Food balance sheets illustrate levels below 5 kg/year until the late 1980s ( FAO 2002 ). Milk, meat, and egg consumption in India is rising much faster than that of cereals ( Table 1 ). Nearly 37% of agricultural output growth between 2005 and 2011 came from animal products. Within this category, output of eggs and meat has risen faster, and poultry the fastest. Animal products have also contributed to 33% of the incremental food inflation over the past five years ( Fig. 3 ). Strong demand for dairy products encourages continued expansion in the bovine herd ( USDA, 2013 ).
Per capita consumption of meats: quantity and value per month, 2004/05
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Source: NSSO 2007, 61st Round.
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Indian herd expansion supports meat production. Source: United States Department of Agriculture Foreign Agricultural Service Approved by the World Agricultural Outlook Board/USDA November 2013.
Different Kinds of Meat Consumption
- Beef
According to data compiled by the animal husbandry departments of all states, meat from registered slaughter houses increased from 5.57 lakh tonnes in 2008 to 8.05 lakh tonnes in 2011. Export earnings from bovine (beef and cattle) meat expected to touch Rs. 18,000 crore in 2012-2013 with about 70% of the buffalo meat exported. According to the US Department of Agriculture, India became the largest exporter of beef edging out Australia and New Zealand in May 2012 ( The Times of India, 2013 ). Picture 1 shows the beef meat for sale in India.
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Pictures of different kinds of meat for sale in India: Beef meat.
- Goat
Goats constitute an important species of livestock in Asia and contribute greatly to food, rural employment and Gross Domestic Product. Goat meat is relished in all countries of Asia, Africa and Middle East where there is a tradition for meat consumption from both sheep and goats, and in some countries, such as plains of India, the goat is the major supplier of meat. Goat rising is one of the important agricultural enterprises particularly in rural parts. Picture 2 shows the goat meat for sale in India. In India, 95% of goat meat produced is consumed locally and the per capita availability is far below the requirement. Thus, there is a considerable potential for developing goat production not only for meat for internal consumption but also for export, for quality leather production in which India ranks high among the goat skin exporting countries.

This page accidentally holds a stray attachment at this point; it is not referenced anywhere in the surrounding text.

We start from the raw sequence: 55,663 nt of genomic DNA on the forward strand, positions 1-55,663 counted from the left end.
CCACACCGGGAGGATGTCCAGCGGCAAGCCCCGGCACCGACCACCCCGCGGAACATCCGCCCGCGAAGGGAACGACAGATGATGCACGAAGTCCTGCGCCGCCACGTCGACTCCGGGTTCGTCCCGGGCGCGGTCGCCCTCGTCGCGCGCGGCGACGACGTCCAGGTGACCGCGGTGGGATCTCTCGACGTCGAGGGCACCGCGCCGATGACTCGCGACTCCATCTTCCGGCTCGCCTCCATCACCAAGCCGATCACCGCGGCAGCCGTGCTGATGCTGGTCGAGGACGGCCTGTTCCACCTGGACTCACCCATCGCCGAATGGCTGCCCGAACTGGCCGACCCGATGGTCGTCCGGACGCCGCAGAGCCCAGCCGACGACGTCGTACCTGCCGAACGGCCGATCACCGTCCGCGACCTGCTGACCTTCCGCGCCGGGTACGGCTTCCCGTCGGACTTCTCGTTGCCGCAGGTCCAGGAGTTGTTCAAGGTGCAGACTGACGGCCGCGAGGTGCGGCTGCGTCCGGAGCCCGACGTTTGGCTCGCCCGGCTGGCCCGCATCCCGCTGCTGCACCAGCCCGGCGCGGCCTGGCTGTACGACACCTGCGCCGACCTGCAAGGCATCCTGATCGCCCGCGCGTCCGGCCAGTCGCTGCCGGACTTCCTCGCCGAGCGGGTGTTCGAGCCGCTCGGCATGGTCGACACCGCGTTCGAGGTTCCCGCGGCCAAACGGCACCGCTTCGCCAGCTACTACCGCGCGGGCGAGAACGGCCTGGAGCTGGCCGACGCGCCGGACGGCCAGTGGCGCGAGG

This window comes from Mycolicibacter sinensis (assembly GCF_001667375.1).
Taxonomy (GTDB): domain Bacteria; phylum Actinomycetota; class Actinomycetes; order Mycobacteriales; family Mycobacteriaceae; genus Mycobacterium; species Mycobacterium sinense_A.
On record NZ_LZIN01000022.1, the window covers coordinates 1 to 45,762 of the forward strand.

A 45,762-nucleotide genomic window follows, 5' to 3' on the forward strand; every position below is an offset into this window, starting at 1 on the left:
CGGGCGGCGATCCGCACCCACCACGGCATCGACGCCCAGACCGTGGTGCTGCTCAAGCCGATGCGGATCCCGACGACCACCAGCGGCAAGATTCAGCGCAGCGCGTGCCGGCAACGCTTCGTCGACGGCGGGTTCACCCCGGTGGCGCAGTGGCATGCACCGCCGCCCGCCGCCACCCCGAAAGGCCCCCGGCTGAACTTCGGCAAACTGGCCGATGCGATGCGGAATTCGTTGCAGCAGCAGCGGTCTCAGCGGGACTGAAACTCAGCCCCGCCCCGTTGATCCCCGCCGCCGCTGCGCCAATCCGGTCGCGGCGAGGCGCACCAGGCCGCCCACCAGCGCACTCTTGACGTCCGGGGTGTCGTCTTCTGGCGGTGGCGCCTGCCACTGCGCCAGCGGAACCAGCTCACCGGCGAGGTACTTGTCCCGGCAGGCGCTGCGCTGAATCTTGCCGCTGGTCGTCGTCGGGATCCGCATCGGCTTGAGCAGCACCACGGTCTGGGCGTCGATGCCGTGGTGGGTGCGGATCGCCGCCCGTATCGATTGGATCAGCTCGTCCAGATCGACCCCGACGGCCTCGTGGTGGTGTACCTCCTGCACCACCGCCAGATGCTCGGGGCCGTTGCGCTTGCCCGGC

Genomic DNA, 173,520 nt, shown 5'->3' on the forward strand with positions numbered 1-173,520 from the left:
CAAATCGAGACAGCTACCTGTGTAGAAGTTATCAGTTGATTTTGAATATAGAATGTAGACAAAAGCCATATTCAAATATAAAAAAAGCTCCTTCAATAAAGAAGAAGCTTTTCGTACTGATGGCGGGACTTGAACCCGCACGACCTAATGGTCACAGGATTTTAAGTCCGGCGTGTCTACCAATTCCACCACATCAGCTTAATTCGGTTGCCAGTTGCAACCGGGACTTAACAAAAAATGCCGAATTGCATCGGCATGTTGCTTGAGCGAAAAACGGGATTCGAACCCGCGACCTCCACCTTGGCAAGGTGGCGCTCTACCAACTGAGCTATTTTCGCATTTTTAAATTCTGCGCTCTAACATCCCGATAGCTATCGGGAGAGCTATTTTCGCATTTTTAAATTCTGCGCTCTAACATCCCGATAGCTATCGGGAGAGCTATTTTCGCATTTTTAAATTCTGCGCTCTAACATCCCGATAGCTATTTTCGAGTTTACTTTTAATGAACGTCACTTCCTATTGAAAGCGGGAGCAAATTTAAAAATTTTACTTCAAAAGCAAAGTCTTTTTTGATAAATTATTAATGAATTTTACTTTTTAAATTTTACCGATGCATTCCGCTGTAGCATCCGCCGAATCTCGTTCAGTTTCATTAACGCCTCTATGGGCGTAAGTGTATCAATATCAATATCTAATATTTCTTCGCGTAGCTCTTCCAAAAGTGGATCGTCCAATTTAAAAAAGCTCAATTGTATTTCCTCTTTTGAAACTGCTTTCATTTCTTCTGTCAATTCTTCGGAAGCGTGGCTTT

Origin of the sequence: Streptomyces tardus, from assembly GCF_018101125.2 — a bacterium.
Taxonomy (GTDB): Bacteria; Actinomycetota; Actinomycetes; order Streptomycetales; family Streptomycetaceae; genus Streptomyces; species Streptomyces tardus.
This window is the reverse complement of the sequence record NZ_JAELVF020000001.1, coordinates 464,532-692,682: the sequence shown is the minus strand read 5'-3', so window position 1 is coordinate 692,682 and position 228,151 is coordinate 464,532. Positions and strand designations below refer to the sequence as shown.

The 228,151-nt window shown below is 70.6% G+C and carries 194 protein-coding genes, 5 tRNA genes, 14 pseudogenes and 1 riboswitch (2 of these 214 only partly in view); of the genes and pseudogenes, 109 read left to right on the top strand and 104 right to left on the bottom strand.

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Pictures of different kinds of meat for sale in India: Goat meat.
Goat meat is consumed in more than 40 countries viz. Australia, Canada, Caribbean Islands, China, Dubai, Greece, Hong Kong, India, Italy, Japan, Malaysia, Mauritius, Mexico, New Zealand, Pakistan, Papua New Guinea, Portugal, Saudi Arabia, Singapore, South Africa, South Korea, Switzerland, Taiwan, United States of America, Venezuela, Vietnam, / Argentina, France, Germany, Ireland, Spain, United Kingdom, Bulgaria, Poland, Romania, Republic of Kazakhstan, Russian Federation, Ukraine, Turkey and Egypt ( Pinkerton, 1995 ). India having the second largest goat population in the World can play a vital role to exploit this market. Asia has the largest population of goats with 55% of world goat population, mostly in India (35.2%), China (29.3%) and Pakistan (12%) (Devendra, 2006). China has the highest consumption of goat meat, followed by India and Pakistan ( Food and Agriculture Organisation, 2009 ). Goats of different ages can be used for human consumption ( Devendra and Owen, 1983 ) and the younger animals were slaughtered at 8-12 wk or with 6-8 kg and the adult at 2 and 6 years of age weighing 20-30 kg).
- Pork
In India, the traditional system of rearing pigs has not been well characterized. In Sikkim, amongst livestock, pigs are the most important, and every tribal family rears pigs as a backyard venture. There is a huge demand for pigs because people of this state prefer pork than other meats. According to Ajala et al . (2007), in India, over 70% of people depend on agriculture and livestock for their livelihood. The income from pigs accounts for about 50% of total family income in the remote areas of the northeast region of India. In North-East India, most of the pigs were reared in intensive system and fed with homemade cooked feed (kitchen waste and locally available plants) ( Kumaresan, 2009 ). Moanaro et al. (2011) reported pig rearing under a low-input production system in the Nagaland State of India where nonconventional feed resources give majority of the feedstuffs offered to the animals. Picture 3 shows the pork meat for sale in India.
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Pictures of different kinds of meat for sale in India: Pork meat.
- Fish
The nutritive value of fish is determined by the content of fatty acids that are beneficial to health. Traditionally, India has displayed a strong preference for ovine and caprine meat and fish in different geographical segments of the country. The high consumer retail price and low availability of chicken meat in the early 1990s contributed largely to this trend. However, with increased production efficiency and greater market penetration, this trend has shown a radical change ( CLFMA, 2005 ). Picture 4 shows the fish meat for sale in India. Fish are an important source of protein for humans. Additionally, they are low in cholesterol and contain beneficial polyunsaturated fatty acids ( Ersoy and Celik, 2010 ). Even though India occupies fourth position in terms of fish production, the per capita consumption of fish in India is only 4.8 kg/year (http://www.st.nmfs.gov/st1/fus/us04/08 perita2004.pdf). India exports shrimp and fish to the world market and majority of the population along the coastal regions consume fish.